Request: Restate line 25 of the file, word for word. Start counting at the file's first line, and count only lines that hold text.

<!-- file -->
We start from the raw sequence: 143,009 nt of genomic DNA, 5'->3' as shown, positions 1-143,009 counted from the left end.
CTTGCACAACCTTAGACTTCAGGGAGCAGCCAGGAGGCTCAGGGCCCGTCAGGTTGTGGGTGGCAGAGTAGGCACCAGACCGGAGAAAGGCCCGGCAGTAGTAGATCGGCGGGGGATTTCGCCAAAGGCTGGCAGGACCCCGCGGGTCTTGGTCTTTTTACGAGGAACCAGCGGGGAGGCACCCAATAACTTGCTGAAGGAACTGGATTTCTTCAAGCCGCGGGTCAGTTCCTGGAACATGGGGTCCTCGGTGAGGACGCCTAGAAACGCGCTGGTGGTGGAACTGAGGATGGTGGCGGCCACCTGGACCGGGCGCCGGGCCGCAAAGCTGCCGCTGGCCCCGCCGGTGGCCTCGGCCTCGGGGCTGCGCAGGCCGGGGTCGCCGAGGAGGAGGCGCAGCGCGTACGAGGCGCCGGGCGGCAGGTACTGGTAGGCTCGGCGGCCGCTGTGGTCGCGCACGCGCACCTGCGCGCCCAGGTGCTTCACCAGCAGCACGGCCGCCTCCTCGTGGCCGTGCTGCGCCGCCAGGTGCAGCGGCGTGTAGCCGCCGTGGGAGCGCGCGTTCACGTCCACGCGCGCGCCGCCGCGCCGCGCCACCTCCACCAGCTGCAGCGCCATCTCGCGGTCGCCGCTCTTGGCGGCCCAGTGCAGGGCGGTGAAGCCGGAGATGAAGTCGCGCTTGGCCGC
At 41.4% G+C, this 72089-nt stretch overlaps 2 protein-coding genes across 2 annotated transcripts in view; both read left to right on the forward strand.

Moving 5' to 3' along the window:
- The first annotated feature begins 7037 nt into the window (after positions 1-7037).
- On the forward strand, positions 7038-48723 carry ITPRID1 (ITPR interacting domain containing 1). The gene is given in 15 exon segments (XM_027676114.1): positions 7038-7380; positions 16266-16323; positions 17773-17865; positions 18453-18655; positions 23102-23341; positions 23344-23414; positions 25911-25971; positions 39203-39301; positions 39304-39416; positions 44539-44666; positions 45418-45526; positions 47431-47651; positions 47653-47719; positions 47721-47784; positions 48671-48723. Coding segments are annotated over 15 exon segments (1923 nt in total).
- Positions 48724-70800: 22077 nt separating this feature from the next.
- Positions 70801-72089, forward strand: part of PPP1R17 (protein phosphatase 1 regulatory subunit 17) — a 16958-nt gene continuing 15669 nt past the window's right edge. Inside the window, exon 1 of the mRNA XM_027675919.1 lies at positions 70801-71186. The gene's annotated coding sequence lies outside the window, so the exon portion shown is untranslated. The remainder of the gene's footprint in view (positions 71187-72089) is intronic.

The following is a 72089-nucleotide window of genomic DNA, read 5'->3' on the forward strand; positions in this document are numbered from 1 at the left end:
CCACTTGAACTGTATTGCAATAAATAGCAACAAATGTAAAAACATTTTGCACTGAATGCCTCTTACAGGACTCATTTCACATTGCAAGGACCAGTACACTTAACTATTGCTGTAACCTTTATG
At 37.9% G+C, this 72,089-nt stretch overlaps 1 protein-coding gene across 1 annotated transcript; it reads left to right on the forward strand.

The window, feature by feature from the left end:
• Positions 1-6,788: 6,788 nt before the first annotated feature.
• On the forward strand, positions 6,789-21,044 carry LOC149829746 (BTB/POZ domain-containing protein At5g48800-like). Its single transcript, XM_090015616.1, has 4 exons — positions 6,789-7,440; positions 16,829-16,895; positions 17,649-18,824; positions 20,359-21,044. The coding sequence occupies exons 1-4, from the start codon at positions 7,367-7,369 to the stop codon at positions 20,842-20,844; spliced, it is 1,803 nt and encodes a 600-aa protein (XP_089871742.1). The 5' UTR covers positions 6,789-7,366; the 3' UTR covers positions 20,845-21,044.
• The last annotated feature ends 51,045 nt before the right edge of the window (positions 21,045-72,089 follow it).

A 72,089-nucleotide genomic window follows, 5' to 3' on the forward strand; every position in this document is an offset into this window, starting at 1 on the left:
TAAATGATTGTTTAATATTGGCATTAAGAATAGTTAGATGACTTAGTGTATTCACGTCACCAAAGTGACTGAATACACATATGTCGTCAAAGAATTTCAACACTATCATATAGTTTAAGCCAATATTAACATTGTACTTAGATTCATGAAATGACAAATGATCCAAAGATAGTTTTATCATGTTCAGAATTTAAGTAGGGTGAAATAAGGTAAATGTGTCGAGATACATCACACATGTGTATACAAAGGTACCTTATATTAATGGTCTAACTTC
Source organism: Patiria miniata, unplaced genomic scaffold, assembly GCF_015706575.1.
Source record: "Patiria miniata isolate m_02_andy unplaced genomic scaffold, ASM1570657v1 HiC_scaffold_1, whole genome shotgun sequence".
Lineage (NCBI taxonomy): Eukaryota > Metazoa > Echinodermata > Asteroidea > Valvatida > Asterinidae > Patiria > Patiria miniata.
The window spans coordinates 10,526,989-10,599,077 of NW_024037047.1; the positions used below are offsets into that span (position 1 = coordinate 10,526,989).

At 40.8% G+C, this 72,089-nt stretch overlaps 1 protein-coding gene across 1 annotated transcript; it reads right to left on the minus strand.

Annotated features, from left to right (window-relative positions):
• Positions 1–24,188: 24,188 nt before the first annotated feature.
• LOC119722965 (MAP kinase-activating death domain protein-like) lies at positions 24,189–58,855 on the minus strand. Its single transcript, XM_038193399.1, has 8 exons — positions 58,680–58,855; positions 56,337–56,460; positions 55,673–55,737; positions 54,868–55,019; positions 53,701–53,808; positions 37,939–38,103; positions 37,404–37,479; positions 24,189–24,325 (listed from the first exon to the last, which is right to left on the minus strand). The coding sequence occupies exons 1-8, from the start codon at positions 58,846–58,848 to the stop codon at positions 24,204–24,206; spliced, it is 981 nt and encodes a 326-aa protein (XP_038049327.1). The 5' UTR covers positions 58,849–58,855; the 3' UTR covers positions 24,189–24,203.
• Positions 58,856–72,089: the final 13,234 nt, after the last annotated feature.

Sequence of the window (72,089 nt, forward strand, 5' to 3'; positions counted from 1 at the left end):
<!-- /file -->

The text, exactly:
• LOC119722965 (MAP kinase-activating death domain protein-like) lies at positions 24,189–58,855 on the minus strand. Its single transcript, XM_038193399.1, has 8 exons — positions 58,680–58,855; positions 56,337–56,460; positions 55,673–55,737; positions 54,868–55,019; positions 53,701–53,808; positions 37,939–38,103; positions 37,404–37,479; positions 24,189–24,325 (listed from the first exon to the last, which is right to left on the minus strand). The coding sequence occupies exons 1-8, from the start codon at positions 58,846–58,848 to the stop codon at positions 24,204–24,206; spliced, it is 981 nt and encodes a 326-aa protein (XP_038049327.1). The 5' UTR covers positions 58,849–58,855; the 3' UTR covers positions 24,189–24,203.